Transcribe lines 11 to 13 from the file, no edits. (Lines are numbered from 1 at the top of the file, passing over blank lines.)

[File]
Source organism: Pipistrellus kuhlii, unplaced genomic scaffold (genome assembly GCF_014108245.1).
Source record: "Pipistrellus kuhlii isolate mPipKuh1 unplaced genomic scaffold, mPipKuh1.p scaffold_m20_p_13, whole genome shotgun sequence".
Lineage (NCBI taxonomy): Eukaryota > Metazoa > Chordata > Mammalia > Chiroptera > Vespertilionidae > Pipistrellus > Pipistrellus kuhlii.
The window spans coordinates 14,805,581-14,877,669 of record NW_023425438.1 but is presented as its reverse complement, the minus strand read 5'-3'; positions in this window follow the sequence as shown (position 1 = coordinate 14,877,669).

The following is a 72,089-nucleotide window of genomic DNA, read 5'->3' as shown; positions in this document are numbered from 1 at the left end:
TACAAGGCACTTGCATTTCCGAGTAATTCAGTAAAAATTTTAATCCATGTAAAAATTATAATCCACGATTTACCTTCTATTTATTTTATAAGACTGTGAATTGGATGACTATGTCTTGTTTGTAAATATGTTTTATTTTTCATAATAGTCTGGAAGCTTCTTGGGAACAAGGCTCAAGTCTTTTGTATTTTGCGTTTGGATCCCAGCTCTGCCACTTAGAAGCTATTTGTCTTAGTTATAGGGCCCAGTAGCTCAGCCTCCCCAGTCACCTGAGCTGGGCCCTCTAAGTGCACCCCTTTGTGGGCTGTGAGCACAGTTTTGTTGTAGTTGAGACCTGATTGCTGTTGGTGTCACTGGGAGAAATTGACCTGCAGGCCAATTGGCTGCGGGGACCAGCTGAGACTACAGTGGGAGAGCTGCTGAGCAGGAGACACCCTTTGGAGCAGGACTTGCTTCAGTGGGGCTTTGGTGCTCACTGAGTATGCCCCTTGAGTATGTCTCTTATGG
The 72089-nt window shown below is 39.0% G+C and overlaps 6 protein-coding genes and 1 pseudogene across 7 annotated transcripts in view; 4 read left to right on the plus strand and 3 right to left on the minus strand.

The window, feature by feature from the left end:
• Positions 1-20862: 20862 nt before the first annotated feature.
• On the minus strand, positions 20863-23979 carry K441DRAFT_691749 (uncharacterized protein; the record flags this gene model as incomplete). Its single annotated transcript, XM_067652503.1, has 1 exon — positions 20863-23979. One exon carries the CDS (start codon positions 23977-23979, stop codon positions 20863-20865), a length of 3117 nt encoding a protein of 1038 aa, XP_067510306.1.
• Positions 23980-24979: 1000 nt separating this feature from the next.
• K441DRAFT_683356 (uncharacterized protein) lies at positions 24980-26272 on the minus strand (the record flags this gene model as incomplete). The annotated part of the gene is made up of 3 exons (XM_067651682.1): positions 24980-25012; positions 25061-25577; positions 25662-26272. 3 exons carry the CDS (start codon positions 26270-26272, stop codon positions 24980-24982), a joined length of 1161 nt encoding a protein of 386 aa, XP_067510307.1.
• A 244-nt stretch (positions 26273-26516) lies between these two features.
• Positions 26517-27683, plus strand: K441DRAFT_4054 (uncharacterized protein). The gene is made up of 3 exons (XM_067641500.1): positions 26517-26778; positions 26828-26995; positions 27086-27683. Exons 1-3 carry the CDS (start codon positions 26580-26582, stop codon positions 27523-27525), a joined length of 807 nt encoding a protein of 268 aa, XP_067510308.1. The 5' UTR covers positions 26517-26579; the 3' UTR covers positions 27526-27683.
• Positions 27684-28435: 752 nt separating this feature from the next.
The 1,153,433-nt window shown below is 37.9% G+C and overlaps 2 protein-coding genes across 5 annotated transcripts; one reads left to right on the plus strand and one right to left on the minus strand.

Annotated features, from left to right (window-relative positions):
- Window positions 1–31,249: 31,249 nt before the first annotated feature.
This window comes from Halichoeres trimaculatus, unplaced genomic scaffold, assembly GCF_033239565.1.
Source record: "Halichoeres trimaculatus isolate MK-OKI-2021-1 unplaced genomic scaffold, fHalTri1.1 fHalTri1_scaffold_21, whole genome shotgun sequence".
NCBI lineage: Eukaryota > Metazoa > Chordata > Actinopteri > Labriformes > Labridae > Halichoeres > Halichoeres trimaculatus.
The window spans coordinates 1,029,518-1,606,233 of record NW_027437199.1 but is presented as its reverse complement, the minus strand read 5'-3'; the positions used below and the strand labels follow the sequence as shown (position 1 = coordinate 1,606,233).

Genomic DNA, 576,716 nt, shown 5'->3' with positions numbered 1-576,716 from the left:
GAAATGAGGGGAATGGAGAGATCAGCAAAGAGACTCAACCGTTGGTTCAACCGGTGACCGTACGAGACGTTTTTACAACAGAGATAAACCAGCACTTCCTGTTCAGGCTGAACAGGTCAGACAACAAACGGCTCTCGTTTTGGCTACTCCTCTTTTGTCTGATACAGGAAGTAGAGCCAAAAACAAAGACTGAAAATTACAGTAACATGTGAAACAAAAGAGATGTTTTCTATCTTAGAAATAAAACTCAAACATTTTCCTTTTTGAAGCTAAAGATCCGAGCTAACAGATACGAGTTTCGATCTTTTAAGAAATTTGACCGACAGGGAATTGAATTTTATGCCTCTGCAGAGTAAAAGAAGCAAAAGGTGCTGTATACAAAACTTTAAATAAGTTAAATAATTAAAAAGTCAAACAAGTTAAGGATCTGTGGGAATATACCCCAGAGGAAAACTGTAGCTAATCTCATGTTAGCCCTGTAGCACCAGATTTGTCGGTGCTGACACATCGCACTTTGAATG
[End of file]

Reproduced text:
• Positions 23980-24979: 1000 nt separating this feature from the next.
• K441DRAFT_683356 (uncharacterized protein) lies at positions 24980-26272 on the minus strand (the record flags this gene model as incomplete). The annotated part of the gene is made up of 3 exons (XM_067651682.1): positions 24980-25012; positions 25061-25577; positions 25662-26272. 3 exons carry the CDS (start codon positions 26270-26272, stop codon positions 24980-24982), a joined length of 1161 nt encoding a protein of 386 aa, XP_067510307.1.
• A 244-nt stretch (positions 26273-26516) lies between these two features.